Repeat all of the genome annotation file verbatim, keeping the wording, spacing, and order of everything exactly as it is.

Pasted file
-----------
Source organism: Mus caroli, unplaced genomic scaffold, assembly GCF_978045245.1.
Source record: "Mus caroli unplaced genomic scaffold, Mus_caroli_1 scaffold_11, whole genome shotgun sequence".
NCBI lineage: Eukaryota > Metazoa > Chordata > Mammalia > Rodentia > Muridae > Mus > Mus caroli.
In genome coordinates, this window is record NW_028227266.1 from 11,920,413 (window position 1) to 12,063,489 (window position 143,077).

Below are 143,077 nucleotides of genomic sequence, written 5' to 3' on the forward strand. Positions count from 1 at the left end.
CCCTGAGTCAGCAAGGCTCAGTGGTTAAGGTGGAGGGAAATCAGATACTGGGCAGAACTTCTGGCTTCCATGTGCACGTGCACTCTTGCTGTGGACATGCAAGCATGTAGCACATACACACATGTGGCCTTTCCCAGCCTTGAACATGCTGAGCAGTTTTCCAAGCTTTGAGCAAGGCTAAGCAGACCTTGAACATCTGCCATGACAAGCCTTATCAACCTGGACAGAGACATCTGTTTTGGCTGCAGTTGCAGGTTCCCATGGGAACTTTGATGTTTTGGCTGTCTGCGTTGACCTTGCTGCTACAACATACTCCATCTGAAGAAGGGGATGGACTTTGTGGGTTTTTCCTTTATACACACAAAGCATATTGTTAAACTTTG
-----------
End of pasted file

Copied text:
Source organism: Mus caroli, unplaced genomic scaffold, assembly GCF_978045245.1.
Source record: "Mus caroli unplaced genomic scaffold, Mus_caroli_1 scaffold_11, whole genome shotgun sequence".
NCBI lineage: Eukaryota > Metazoa > Chordata > Mammalia > Rodentia > Muridae > Mus > Mus caroli.
In genome coordinates, this window is record NW_028227266.1 from 11,920,413 (window position 1) to 12,063,489 (window position 143,077).

Below are 143,077 nucleotides of genomic sequence, written 5' to 3' on the forward strand. Positions count from 1 at the left end.
CCCTGAGTCAGCAAGGCTCAGTGGTTAAGGTGGAGGGAAATCAGATACTGGGCAGAACTTCTGGCTTCCATGTGCACGTGCACTCTTGCTGTGGACATGCAAGCATGTAGCACATACACACATGTGGCCTTTCCCAGCCTTGAACATGCTGAGCAGTTTTCCAAGCTTTGAGCAAGGCTAAGCAGACCTTGAACATCTGCCATGACAAGCCTTATCAACCTGGACAGAGACATCTGTTTTGGCTGCAGTTGCAGGTTCCCATGGGAACTTTGATGTTTTGGCTGTCTGCGTTGACCTTGCTGCTACAACATACTCCATCTGAAGAAGGGGATGGACTTTGTGGGTTTTTCCTTTATACACACAAAGCATATTGTTAAACTTTG